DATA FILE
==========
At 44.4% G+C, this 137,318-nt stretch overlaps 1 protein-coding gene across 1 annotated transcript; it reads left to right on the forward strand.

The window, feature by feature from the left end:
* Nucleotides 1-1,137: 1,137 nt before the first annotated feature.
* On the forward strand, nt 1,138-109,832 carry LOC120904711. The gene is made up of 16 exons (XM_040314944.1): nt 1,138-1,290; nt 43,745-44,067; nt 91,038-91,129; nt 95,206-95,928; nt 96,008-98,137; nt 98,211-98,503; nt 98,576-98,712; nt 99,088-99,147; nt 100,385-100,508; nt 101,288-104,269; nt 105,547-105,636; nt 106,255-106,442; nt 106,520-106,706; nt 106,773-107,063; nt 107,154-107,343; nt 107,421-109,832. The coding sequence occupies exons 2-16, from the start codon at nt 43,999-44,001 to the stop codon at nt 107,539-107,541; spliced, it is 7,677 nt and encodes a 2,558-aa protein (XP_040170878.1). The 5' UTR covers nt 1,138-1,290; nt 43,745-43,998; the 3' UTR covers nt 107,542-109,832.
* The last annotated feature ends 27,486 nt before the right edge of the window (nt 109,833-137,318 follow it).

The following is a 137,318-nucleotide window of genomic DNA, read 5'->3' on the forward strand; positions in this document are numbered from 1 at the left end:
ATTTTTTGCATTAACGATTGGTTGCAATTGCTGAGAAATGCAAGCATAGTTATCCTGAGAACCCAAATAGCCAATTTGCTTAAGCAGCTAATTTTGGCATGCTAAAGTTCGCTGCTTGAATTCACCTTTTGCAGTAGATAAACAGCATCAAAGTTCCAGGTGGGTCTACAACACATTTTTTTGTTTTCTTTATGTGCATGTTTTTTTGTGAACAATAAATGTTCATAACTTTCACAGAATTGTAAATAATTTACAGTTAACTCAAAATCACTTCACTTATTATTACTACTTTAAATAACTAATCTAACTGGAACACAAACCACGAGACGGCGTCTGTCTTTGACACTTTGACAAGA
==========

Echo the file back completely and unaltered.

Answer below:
At 44.4% G+C, this 137,318-nt stretch overlaps 1 protein-coding gene across 1 annotated transcript; it reads left to right on the forward strand.

The window, feature by feature from the left end:
* Nucleotides 1-1,137: 1,137 nt before the first annotated feature.
* On the forward strand, nt 1,138-109,832 carry LOC120904711. The gene is made up of 16 exons (XM_040314944.1): nt 1,138-1,290; nt 43,745-44,067; nt 91,038-91,129; nt 95,206-95,928; nt 96,008-98,137; nt 98,211-98,503; nt 98,576-98,712; nt 99,088-99,147; nt 100,385-100,508; nt 101,288-104,269; nt 105,547-105,636; nt 106,255-106,442; nt 106,520-106,706; nt 106,773-107,063; nt 107,154-107,343; nt 107,421-109,832. The coding sequence occupies exons 2-16, from the start codon at nt 43,999-44,001 to the stop codon at nt 107,539-107,541; spliced, it is 7,677 nt and encodes a 2,558-aa protein (XP_040170878.1). The 5' UTR covers nt 1,138-1,290; nt 43,745-43,998; the 3' UTR covers nt 107,542-109,832.
* The last annotated feature ends 27,486 nt before the right edge of the window (nt 109,833-137,318 follow it).

The following is a 137,318-nucleotide window of genomic DNA, read 5'->3' on the forward strand; positions in this document are numbered from 1 at the left end:
ATTTTTTGCATTAACGATTGGTTGCAATTGCTGAGAAATGCAAGCATAGTTATCCTGAGAACCCAAATAGCCAATTTGCTTAAGCAGCTAATTTTGGCATGCTAAAGTTCGCTGCTTGAATTCACCTTTTGCAGTAGATAAACAGCATCAAAGTTCCAGGTGGGTCTACAACACATTTTTTTGTTTTCTTTATGTGCATGTTTTTTTGTGAACAATAAATGTTCATAACTTTCACAGAATTGTAAATAATTTACAGTTAACTCAAAATCACTTCACTTATTATTACTACTTTAAATAACTAATCTAACTGGAACACAAACCACGAGACGGCGTCTGTCTTTGACACTTTGACAAGA